One person’s trash is another person’s… medical record?

Joe Hall here.

An intriguing story flew past my Twitter stream, that begins:

“MINNEAPOLIS (WCCO) — Detailed medical information discovered on the back of a first-grader’s school drawing sent Minneapolis school officials scrambling.

Jennifer Kane was tidying her dining room when she found the drawing by her daughter, Keely, who goes to Hale Elementary School. On the back of the paper was the name, birth date and detailed medical information for a 24-year-old St. Paul woman named Paula White.” –(“Recycled Medical Records Used As Scrap Paper At School”)

Long story, short: Ms. White’s records that she voluntarily gave to a law firm representing her after a car accident were donated by a paralegal to Ms. Kane’s daughter’s elementary school.  These records, and those of presumably many others, were found by school officials after being used as scrap paper and have since been secured, probably waiting disposal (or, cynically, placed in escrow until the new team of lawyers Ms. White might hire to sue her old lawyers get a chance to look at them!).

Ms. White expresses concerns that we see often in cases of privacy breaches, especially medical breaches: “It’s got my account number, my birth date, my job … I’m outraged. I am embarrassed. I don’t want anyone to know my personal information.”

What recourse does she have?  Likely, the only thing she can do is hire another law firm to sue the first law firm; that is, there’s no federal health privacy issue here. Because the law firm is not a “covered entity” under the federal law and accompanying regulations known as the Health Insurance Portability and Accountability Act (HIPAA), the responsible enforcement agency, the department of Health and Human Services, can’t seek corrective action.  In fact, you may be surprised how little HIPAA and HHS can do in situations like these. Our friends at the World Privacy Forum keep a very useful FAQ about HIPAA and also point out how medical identity theft, where people use medical information about others to obtain services or make fraudulent claims, is on the rise and an increasing concern for patients.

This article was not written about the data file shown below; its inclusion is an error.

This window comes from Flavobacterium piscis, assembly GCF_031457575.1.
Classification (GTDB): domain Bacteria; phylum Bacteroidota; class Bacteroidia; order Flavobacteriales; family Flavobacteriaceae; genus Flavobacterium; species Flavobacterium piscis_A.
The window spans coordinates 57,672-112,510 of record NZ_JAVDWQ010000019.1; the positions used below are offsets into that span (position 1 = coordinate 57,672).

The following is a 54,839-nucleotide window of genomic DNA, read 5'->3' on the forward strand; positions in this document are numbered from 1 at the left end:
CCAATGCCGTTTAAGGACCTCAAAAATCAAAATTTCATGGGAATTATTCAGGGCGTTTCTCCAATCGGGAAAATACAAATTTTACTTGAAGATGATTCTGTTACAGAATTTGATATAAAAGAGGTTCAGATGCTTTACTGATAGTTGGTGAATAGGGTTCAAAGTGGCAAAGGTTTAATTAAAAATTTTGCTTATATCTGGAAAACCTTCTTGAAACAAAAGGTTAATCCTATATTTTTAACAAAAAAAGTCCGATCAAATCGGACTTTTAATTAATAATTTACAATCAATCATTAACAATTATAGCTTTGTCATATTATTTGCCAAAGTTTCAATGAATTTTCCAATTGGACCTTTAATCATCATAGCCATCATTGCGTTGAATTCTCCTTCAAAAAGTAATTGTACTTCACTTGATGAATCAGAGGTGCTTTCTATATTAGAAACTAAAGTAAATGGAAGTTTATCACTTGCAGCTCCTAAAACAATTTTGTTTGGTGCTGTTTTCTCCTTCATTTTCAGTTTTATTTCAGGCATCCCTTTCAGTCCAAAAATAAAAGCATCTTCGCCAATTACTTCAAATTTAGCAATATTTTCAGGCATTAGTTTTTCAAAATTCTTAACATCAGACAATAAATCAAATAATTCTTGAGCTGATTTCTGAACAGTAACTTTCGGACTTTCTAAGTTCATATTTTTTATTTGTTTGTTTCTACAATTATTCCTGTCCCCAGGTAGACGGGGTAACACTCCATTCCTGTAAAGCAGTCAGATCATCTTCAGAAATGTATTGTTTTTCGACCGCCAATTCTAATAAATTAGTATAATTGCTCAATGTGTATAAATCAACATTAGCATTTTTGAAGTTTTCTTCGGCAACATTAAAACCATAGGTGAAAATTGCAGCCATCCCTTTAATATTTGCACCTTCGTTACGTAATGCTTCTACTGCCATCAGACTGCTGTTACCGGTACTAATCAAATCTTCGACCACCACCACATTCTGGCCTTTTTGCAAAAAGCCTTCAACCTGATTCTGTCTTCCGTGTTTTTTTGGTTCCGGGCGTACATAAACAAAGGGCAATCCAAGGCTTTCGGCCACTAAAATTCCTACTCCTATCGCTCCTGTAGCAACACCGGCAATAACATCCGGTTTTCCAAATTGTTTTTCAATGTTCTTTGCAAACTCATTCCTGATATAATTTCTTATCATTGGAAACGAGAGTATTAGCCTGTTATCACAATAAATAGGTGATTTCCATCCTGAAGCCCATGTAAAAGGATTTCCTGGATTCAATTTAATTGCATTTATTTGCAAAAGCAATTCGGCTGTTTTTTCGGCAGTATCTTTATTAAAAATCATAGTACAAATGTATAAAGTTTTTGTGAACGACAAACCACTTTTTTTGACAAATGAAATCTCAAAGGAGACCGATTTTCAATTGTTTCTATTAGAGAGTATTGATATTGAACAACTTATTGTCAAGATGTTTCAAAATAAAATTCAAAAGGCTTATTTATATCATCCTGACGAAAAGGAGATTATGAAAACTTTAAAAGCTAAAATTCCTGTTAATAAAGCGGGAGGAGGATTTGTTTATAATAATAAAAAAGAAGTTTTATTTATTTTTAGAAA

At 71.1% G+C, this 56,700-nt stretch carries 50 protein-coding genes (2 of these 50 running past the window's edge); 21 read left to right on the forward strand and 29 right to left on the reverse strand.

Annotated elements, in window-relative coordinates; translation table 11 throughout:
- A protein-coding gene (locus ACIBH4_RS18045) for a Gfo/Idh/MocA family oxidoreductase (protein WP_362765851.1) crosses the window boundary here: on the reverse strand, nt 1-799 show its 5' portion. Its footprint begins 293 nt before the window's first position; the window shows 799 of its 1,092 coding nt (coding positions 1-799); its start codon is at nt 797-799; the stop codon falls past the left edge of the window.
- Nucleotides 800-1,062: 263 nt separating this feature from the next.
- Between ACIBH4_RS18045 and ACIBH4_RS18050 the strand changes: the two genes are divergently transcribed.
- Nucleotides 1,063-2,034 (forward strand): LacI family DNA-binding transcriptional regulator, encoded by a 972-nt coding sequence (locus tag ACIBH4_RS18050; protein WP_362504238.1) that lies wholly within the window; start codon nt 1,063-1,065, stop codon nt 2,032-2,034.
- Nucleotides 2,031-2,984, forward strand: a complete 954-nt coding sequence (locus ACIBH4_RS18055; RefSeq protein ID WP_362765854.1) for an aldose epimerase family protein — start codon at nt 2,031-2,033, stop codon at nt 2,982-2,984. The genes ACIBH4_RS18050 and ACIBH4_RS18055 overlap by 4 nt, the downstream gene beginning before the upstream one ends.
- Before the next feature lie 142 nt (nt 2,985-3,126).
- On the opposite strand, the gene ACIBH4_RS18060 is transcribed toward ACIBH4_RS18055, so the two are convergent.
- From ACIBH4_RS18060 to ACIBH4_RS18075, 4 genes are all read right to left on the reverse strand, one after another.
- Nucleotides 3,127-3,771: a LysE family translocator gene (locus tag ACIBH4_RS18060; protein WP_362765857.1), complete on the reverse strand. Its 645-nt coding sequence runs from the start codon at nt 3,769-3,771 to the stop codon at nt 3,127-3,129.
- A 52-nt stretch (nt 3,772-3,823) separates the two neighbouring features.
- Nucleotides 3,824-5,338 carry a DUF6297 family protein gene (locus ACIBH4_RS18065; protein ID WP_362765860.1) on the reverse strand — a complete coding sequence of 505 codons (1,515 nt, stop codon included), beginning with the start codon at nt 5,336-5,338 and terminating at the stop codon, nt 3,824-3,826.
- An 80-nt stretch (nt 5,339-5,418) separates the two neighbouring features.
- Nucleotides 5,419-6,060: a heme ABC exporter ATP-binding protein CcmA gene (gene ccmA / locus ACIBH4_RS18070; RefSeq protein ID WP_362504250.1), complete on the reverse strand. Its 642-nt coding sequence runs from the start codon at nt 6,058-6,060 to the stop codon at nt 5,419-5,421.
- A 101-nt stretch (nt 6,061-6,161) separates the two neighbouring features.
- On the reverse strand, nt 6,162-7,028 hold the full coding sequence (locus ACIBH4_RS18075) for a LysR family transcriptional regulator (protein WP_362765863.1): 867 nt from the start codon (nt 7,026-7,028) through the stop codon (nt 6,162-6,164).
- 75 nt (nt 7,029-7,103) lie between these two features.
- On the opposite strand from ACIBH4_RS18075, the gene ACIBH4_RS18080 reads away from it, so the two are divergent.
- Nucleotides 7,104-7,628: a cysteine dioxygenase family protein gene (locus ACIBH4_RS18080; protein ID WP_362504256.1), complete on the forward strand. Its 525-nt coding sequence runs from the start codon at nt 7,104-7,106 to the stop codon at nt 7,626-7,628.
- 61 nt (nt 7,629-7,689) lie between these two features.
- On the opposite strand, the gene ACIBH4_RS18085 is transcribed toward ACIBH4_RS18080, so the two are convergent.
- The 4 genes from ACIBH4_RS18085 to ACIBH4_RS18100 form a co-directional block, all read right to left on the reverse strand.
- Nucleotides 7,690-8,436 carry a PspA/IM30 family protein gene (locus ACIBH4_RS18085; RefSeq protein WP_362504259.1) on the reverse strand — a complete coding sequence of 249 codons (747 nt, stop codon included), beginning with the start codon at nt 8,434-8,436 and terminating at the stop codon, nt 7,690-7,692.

What can you do? Be vigilant, as always. Make sure you monitor and understand your health insurance claims information and that you let your health care providers know if you suspect funny business. Of course, if a law firm you hire screws up this bad, find a new one and teach the old one a lesson with a good old fashioned legal malpractice lawsuit.

Updated on 11/22 to make clear that Ms. White can sue the original law firm for malpractice. –JLH